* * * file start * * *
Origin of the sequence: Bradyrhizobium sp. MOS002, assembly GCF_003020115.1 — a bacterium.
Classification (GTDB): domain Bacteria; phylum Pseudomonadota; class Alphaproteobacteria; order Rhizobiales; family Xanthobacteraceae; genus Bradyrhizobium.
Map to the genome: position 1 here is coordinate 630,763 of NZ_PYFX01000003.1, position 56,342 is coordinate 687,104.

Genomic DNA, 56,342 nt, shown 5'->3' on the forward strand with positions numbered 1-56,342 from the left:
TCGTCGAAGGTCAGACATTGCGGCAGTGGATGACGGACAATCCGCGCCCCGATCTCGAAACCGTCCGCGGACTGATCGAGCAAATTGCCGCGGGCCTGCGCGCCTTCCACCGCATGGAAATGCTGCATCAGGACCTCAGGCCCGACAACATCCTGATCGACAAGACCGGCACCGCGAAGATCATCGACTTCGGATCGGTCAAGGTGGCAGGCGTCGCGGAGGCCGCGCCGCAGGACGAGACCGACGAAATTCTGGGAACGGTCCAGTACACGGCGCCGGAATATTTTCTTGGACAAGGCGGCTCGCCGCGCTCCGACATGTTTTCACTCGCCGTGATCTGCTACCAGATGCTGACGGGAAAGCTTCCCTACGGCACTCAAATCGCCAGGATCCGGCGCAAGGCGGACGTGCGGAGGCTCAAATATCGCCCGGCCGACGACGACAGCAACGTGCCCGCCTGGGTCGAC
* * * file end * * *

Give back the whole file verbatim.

Origin of the sequence: Bradyrhizobium sp. MOS002, assembly GCF_003020115.1 — a bacterium.
Classification (GTDB): domain Bacteria; phylum Pseudomonadota; class Alphaproteobacteria; order Rhizobiales; family Xanthobacteraceae; genus Bradyrhizobium.
Map to the genome: position 1 here is coordinate 630,763 of NZ_PYFX01000003.1, position 56,342 is coordinate 687,104.

Genomic DNA, 56,342 nt, shown 5'->3' on the forward strand with positions numbered 1-56,342 from the left:
TCGTCGAAGGTCAGACATTGCGGCAGTGGATGACGGACAATCCGCGCCCCGATCTCGAAACCGTCCGCGGACTGATCGAGCAAATTGCCGCGGGCCTGCGCGCCTTCCACCGCATGGAAATGCTGCATCAGGACCTCAGGCCCGACAACATCCTGATCGACAAGACCGGCACCGCGAAGATCATCGACTTCGGATCGGTCAAGGTGGCAGGCGTCGCGGAGGCCGCGCCGCAGGACGAGACCGACGAAATTCTGGGAACGGTCCAGTACACGGCGCCGGAATATTTTCTTGGACAAGGCGGCTCGCCGCGCTCCGACATGTTTTCACTCGCCGTGATCTGCTACCAGATGCTGACGGGAAAGCTTCCCTACGGCACTCAAATCGCCAGGATCCGGCGCAAGGCGGACGTGCGGAGGCTCAAATATCGCCCGGCCGACGACGACAGCAACGTGCCCGCCTGGGTCGAC